5. Nashville-Davidson–Murfreesboro–Franklin, TN
> Change in local gov’t employment: 4.6%
> Employment trough: 2009Q3
> Unemployment: 8.7%
> Change in total employment, trough to 2011Q1: 2.9%
Nashville has just recently begun to recover from the recession. And even better, it won’t take much time to do so. As recently as last year, the city was still deeply entrenched in the economic effects of recession, with an exceptionally high rate of joblessness. According to a study released this month by the US Conference of Mayors, Nashville will return to its pre-recession jobs peak by the end of 2012, one of the earliest dates for any metropolitan area. This is due to the city’s diverse economy and growing population. From pre-recession peak to its lowest level, total employment fell 6.2%. Local government employment has already increased 4.6% since that trough.
4. McAllen-Edinburg-Mission, TX
> Change in local gov’t employment: 5.6%
> Employment trough: 2009Q2
> Unemployment: 11.4%
> Change in total employment, trough to 2011Q1: 3.4%
The McAllen-Edinburg-Mission, TX metropolitan area had the lowest median household income in the country in 2000 — $24,863. As of 2010, that amount had increased by more than $10,000. Although it remains the lowest amount in the country, it shows that there is growth. The area has fared extremely well throughout the recession, with total employment actually increasing 2.2% from its prior peak. The 5.6% in local government employment, therefore, represents growth that is more than a mere return to form. McAllen’s economy has begun to thrive over the last few years. The city’s primary sectors for job growth are government, education, and health care. McAllen has also been featured on a number of “best real estate market” lists.
3. Milwaukee-Waukesha-West Allis, WI
> Change in local gov’t employment: 6%
> Employment trough: 2009Q4
> Unemployment: 7.6%
> Change in total employment, trough to 2011Q1: 2.7%
Governor Scott Walker pushed through a law that restricts the collective bargaining rights of state workers, which not surprisingly sparked a wave of early retirements. Nonetheless, local government employment has increased significantly in the Milwaukee metropolitan area. This increase is largely the result of the local economy’s strong emergence from the recession. Milwaukee is one of only twenty metropolitan areas to have positive job growth in all four quarters from the second quarter of 2010 through the first quarter of 2011, according to the Brookings Institute. Milwaukee and its surrounding area is home to 12 Fortune 1,000 companies, including Harley Davidson, Johnson Controls, Kohl’s and Northwestern Mutual. The largest employer in the area is the health care industry.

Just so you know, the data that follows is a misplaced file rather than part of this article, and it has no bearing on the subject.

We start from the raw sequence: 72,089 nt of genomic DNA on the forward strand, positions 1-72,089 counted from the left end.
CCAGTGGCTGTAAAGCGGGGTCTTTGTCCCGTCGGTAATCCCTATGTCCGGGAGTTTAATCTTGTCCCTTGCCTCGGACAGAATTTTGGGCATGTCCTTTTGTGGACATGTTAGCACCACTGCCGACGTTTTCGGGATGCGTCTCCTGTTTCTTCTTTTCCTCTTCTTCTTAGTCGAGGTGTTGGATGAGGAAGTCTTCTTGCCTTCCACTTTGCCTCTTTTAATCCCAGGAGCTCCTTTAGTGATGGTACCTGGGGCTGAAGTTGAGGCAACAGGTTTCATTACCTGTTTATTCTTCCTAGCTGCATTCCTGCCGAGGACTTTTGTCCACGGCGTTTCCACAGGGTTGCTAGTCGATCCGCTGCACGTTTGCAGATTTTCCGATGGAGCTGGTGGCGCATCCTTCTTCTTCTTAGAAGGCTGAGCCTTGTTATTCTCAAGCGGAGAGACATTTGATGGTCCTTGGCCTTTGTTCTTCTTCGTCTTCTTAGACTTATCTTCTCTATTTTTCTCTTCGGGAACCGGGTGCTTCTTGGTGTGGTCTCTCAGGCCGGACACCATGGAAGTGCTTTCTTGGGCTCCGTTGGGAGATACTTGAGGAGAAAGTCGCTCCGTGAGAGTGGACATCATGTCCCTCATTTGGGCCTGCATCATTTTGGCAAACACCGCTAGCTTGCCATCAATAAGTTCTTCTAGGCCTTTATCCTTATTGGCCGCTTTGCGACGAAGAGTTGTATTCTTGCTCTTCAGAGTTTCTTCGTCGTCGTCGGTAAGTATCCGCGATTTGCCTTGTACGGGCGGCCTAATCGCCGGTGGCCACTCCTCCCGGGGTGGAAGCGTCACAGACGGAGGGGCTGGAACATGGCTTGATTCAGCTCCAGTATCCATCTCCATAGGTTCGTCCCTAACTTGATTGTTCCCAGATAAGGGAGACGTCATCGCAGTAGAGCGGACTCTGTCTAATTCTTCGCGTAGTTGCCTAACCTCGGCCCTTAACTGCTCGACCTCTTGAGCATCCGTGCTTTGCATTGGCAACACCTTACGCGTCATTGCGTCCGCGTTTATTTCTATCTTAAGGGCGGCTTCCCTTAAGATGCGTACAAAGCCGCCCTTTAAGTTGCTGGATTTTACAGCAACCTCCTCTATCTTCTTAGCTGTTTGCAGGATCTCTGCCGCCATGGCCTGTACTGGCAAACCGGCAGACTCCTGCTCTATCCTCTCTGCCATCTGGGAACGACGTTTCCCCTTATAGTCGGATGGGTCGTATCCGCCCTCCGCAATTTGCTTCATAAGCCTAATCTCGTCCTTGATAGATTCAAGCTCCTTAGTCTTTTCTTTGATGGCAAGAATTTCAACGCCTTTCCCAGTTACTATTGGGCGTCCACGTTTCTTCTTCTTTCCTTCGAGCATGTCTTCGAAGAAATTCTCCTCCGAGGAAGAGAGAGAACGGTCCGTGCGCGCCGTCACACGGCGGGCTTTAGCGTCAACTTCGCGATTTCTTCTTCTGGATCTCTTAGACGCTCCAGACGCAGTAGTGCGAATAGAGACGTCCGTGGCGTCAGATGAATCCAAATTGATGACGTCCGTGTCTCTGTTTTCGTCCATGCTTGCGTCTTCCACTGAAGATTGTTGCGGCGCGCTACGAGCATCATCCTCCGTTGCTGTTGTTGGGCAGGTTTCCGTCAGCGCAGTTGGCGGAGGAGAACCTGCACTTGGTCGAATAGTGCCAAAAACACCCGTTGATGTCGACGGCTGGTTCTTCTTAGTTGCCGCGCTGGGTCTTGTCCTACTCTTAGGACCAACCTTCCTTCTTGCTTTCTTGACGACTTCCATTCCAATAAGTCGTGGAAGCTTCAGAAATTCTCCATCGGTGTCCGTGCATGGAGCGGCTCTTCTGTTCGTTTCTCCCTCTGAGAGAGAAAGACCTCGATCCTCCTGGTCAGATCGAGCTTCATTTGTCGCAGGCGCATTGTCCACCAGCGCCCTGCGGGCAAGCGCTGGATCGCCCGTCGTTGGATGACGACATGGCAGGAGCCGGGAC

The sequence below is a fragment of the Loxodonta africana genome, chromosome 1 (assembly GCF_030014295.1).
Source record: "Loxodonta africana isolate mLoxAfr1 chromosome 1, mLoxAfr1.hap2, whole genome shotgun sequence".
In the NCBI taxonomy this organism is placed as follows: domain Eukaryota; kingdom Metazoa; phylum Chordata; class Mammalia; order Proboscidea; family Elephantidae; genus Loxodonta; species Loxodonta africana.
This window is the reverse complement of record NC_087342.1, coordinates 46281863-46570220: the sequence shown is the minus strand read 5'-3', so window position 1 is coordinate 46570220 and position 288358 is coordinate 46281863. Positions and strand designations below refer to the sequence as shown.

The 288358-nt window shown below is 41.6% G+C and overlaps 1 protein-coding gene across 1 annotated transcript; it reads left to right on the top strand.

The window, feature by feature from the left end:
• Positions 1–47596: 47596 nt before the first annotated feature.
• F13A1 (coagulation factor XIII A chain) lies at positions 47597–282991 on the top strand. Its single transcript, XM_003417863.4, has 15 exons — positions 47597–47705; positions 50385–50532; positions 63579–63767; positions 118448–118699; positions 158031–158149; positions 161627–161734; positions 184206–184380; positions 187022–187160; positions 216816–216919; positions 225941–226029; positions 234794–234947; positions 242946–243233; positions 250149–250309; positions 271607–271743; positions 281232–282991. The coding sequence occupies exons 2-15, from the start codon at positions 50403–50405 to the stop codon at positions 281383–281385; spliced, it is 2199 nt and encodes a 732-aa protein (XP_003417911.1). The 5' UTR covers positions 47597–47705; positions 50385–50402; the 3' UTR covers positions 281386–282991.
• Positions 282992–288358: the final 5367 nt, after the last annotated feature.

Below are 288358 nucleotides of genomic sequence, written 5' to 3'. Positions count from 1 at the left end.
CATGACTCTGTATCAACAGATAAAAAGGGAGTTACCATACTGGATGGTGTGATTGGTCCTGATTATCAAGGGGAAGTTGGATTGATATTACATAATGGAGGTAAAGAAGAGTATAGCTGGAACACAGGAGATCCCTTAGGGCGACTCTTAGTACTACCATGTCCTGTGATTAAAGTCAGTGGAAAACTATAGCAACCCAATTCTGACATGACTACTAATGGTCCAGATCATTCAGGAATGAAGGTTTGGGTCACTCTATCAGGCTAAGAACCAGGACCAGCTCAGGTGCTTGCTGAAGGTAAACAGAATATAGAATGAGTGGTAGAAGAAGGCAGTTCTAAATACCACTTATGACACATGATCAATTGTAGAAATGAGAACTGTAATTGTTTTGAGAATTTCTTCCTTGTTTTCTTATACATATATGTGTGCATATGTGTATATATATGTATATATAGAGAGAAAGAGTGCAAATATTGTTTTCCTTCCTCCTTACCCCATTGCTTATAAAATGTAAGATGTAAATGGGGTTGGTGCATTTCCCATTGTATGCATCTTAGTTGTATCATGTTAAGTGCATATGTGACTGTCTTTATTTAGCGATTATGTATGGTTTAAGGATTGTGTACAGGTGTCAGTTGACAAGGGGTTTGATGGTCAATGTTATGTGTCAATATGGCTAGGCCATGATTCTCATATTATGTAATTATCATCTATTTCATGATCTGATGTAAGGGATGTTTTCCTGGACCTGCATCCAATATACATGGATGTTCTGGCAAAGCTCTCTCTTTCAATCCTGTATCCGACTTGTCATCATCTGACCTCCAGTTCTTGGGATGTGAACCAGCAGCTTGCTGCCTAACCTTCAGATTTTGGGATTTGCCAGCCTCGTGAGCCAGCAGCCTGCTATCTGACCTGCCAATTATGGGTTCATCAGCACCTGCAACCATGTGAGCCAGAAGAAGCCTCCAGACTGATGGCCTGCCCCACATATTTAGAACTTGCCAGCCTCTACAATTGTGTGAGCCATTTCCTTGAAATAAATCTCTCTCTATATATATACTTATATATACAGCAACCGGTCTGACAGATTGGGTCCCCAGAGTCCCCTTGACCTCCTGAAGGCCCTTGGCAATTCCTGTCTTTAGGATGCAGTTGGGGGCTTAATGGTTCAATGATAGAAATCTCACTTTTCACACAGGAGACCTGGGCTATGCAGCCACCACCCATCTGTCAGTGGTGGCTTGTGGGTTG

2. El Paso, TX
> Change in local gov’t employment: 6.4%
> Employment trough: 2009Q3
> Unemployment: 9.7%
> Change in total employment, trough to 2011Q1: 3.2%
El Paso, like McAllen, is a city on the Texas-Mexico border which made it through the recession only to go on a public employee hiring binge. The percentage of people living below the poverty line was 11.5 percent as recently as 2009, the highest it had been since 2004. Additionally, the number of families receiving food assistance increased 72 percent from 2008 to 2009, according to the Colorado Springs Gazette. Since 2009, however, conditions have improved dramatically. The recent expansion of military base, Fort Bliss, which is now one of the largest installations in the country, has caused a real estate boom in the area. Now, as Fortune reports, “the area is undergoing some of its fastest population growth in recent history.” This growth has helped the economy, allowing for the addition of government jobs.
1. New Orleans-Metairie-Kenner, LA
> Change in local gov’t employment: 12.1%
> Employment trough: 2005Q4
> Unemployment: 7.2%
> Change in total employment, trough to 2011Q1: 19%
Employment was at its lowest point in the New Orleans metropolitan area roughly four years earlier than the other cities on this list. This is because of Hurricane Katrina, which caused an estimated 400,000 jobs to be lost in the city, according to the Associated Press. As a result, an estimated 13,000 government workers were laid-off. After the disaster, employment had nowhere to go but up. New Orleans, therefore, has had by far the greatest increase in local government employment among US cities, despite a number of hiring freezes over the last few years.
Douglas A. McIntyre and Charles B. Stockdale